Tech has made business competition fiercer than ever, but it has also made starting lifestyle brands a far easier task.
Unlike a traditional business, which targets customers based on broad demographics such as age or gender, a lifestyle brand attempts to appeal to customers based on their interests, attitudes and opinions.
Quite often these brands are embedded into particular cultures. They may be the leading brand in their market, but often few outside of their demographic group know much about them.
Take clothing brand Supreme, for example. In the skateboarding, hip-hop and general youth scenes, customers will happily spend hundreds (and often thousands) on a piece of Supreme clothing, yet outside of those cultures brand awareness is low.
On a far larger scale, Apple can also be considered a lifestyle brand. While Microsoft leads the way in the personal computer market, having captured the average Joe computer user, hardcore tech users tend to go with Apple’s products. Combining tech and luxury, innovation and style, the Apple brand convinces many to shell out thousands on their product, despite a number of far cheaper alternatives.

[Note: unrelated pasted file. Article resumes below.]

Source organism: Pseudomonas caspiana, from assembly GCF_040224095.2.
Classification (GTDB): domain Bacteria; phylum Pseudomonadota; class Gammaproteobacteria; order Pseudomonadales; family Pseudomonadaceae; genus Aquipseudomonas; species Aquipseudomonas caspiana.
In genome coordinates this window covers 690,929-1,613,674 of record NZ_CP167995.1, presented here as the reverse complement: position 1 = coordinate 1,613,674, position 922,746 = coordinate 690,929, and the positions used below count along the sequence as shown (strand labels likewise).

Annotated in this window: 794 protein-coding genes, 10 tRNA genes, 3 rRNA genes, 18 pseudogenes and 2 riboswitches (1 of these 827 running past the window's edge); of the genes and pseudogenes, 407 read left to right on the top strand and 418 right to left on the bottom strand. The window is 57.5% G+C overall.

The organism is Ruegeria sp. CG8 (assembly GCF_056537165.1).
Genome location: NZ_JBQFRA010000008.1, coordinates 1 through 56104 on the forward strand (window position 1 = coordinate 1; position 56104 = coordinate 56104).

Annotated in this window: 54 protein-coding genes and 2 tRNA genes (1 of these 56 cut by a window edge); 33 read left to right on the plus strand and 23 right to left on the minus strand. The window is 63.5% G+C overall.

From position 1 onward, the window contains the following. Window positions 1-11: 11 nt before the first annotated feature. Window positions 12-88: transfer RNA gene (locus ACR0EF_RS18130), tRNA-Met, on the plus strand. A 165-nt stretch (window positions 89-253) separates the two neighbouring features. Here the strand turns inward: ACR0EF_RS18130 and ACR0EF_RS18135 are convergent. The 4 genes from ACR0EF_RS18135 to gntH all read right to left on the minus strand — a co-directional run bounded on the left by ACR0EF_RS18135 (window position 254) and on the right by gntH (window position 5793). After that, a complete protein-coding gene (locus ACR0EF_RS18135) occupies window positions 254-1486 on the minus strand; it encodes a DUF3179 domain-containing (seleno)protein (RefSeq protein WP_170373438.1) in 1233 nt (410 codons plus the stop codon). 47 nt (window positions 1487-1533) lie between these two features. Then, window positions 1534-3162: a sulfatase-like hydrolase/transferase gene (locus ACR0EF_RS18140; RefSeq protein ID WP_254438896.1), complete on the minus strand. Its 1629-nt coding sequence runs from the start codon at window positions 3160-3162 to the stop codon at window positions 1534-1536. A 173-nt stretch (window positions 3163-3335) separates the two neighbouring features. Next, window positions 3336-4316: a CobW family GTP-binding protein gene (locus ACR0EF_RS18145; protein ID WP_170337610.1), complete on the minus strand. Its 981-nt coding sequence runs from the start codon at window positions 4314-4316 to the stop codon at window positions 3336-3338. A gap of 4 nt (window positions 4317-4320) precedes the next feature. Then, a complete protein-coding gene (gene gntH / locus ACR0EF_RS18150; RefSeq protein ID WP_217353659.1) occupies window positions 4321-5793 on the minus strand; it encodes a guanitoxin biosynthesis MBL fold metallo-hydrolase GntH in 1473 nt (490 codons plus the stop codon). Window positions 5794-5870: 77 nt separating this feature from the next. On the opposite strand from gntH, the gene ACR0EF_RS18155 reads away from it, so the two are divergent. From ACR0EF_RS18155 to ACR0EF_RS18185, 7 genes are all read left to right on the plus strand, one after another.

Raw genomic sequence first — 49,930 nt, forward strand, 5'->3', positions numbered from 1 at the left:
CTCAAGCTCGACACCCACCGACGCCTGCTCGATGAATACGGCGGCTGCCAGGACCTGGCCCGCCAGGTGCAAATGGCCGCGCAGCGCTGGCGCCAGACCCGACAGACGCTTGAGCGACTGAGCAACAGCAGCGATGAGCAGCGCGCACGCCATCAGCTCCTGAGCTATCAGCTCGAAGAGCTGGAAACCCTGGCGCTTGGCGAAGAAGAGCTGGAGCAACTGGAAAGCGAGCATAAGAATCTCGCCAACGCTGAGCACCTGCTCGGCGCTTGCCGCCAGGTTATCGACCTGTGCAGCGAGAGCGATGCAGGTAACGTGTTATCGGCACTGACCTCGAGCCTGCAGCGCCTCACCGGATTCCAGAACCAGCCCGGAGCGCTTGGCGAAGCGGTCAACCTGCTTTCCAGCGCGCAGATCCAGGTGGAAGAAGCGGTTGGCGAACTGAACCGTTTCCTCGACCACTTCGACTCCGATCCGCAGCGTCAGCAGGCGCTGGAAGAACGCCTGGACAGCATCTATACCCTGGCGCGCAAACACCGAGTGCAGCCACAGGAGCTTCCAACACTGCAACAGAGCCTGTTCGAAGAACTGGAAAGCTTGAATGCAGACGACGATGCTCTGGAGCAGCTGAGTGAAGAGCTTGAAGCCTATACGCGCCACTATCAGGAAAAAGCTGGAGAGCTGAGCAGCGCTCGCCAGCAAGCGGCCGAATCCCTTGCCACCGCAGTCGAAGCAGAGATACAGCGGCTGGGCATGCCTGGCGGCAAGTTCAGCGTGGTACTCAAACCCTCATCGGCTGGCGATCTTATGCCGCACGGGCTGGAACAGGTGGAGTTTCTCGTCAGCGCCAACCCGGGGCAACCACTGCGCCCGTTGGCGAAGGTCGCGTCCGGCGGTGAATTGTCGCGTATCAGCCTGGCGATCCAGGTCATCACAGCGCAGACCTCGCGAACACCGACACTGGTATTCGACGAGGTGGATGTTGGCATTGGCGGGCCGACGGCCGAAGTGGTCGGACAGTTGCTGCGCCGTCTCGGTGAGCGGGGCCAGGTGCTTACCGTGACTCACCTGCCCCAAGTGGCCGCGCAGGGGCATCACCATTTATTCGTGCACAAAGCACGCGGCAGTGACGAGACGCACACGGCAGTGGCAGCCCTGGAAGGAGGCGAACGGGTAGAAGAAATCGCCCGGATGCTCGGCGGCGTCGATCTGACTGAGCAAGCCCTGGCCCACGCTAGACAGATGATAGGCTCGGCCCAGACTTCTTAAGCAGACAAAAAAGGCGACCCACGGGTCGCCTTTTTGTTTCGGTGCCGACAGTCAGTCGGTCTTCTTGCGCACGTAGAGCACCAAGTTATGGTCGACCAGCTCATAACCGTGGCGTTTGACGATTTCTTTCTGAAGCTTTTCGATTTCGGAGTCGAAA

How lifestyle brands can capitalise on tech
The business world is becoming overcrowded and competition is high. When starting a new business, you are no longer just competing with similar businesses in your local area. Internet access has provided consumers with access to millions of retailers anywhere and everywhere, all of which can be found with a simple Google search.
Yet, the digital world may be a blessing in disguise for hopeful companies.
One third of the world’s population are now social media users. Facebook in particular has achieved an incredible amount of success. Over two billion users now log into the social platform each month.
This means that there are two billion potential customers for businesses to target.
However, platforms like Facebook are particularly useful for lifestyle brands. Businesses are able to target and direct their advertisements at particular people based on their interests and activity. For example, a punk clothing label can target those that like punk rock bands. Likewise, a healthy lifestyle brand can target those interested in sports.
It’s an easy and effective way to get your brand in front of a specific audience. With the right message and an ideology which aligns with the culture that you’re targeting, the internet can make a lifestyle brand an overnight phenomenon.